Jottings By An Employer's Lawyer

Wednesday, February 09, 2005

Technical Knock Outs Don't Always Stay Out


In today's world where employment arrangements are not always straight forward and simple, who you sue can be a somewhat technical question. Michael Flowers, a counselor hired by Columbia College Chicago, was assigned to a public high school, which had contracted with Columbia College to provide guidance counseling services. The principal of the school refused to allow Flowers to wear a headcovering which he claimed was required for religious reasons. He filed a complaint with the EEOC naming the school system as his employer. The school system objected to the College, which in turn ended Flowers employment.

Following the EEOC investigation of his retalition charge, Flowers, acting pro se, filed a lawsuit against the school system. The federal district judge dismissed the case as frivolous before service was made, because on its face it was clear that the college was his employer not the school district. Accepting that knock down, Flowers sued again, this time against the College. The result? The second case was knocked out when the Court found he had failed to state a claim on which relief can be granted, a ruling the 7th Circuit construed as holding, "Title VII allows an employer to sack a person who complains about discrimination elsewhere." Getting off the canvas a second time, Flowers appealed to the 7th Circuit, which has (at least from his point of view) set things right, by making it clear that the case can go forward and be heard on the merits. Flowers v. Columbia College Chicago (7th Cir. 2/8/05) [pdf].

The Court did not come close to buying the College's argument (accepted by the trial court) that since the complaint was made against someone that did not employ him, it was not protected activity. To do that would, in the Court's view, completely dismantle Title VII retaliation protection based on corporate structuring.

It also dismantled the College's argument that the action was not protected because it was frivolous:

[T}he College insists that Flowers’s original charge was baseless because made against the Chicago school system, which did not employ him. Yet identifying the “employer” in a borrowed-servant situation can be difficult. Flowers was in a bind: had he charged the College with failing to accommodate his religion, the College could have blamed the high school and insisted that it was in no position to do anything; had Flowers filed the charge against the school system (as he did), it could have replied (as it did) that the College was his only employer. Perhaps both entities usefully could be deemed employers in such a situation, [cites omitted] but even if the College was the only statutory “employer” it hardly seems a firing offense for Flowers to have thought otherwise. If a gaffe on a technical issue allowed the employer to show the worker the door, the anti-retaliation provision would be diluted to the point of uselessness. ... Technical mistakes in pursuing charges that may well have a good substantive footing do not render those charges so unfounded that the employer may reply with a discharge. It is not as if Flowers had filed his initial charge against Verizon or Boeing. The high school was, if not his “employer,” at least using his labor.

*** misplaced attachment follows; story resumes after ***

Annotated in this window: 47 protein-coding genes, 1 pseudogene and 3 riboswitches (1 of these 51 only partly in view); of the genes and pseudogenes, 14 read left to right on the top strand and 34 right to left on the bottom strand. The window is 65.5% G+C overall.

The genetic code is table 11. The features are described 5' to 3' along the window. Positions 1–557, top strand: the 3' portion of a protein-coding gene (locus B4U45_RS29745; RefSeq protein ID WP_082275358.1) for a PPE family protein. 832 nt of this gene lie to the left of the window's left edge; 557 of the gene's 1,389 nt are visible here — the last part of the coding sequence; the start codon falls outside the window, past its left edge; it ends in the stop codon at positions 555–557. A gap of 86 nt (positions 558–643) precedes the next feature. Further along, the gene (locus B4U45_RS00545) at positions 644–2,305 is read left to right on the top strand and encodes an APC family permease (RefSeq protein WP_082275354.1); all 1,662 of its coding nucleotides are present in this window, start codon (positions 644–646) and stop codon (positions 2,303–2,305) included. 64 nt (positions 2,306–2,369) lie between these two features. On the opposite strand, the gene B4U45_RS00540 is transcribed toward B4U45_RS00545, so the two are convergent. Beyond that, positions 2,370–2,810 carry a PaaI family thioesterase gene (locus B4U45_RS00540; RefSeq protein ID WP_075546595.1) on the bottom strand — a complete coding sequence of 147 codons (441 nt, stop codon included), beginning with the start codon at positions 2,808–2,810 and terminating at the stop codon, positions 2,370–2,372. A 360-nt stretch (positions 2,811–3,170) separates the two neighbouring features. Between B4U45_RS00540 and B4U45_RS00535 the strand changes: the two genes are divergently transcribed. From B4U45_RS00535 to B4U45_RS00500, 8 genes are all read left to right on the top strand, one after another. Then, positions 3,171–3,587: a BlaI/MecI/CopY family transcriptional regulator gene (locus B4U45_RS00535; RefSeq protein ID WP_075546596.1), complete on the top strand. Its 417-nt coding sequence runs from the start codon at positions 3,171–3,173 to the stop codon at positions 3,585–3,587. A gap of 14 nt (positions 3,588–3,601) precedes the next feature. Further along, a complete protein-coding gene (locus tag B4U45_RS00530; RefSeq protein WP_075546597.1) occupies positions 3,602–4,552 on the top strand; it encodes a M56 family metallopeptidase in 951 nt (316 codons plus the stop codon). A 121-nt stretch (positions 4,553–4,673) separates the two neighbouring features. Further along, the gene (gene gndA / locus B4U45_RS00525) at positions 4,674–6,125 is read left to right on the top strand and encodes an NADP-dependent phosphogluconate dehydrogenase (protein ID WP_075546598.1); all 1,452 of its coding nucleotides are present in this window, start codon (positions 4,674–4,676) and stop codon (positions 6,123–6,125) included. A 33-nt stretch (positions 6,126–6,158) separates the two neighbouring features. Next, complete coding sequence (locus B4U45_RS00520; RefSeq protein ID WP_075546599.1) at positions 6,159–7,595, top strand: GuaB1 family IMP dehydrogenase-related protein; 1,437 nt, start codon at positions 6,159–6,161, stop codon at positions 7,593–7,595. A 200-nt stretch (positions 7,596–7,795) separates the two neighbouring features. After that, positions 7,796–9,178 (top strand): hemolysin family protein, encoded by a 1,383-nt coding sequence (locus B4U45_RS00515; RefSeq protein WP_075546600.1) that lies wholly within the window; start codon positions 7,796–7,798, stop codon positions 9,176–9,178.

When speaking, I have been known to say (somewhat tongue in cheek), "anyone can win on the facts, but it takes a good lawyer to win on a technicality." Flowers is a good reminder that pursuit of a victory on a technicality may end up being not much more than an expensive detour, because as the 7th Circuit clearly showed, not all cases thrown out on TKO's, stay out.


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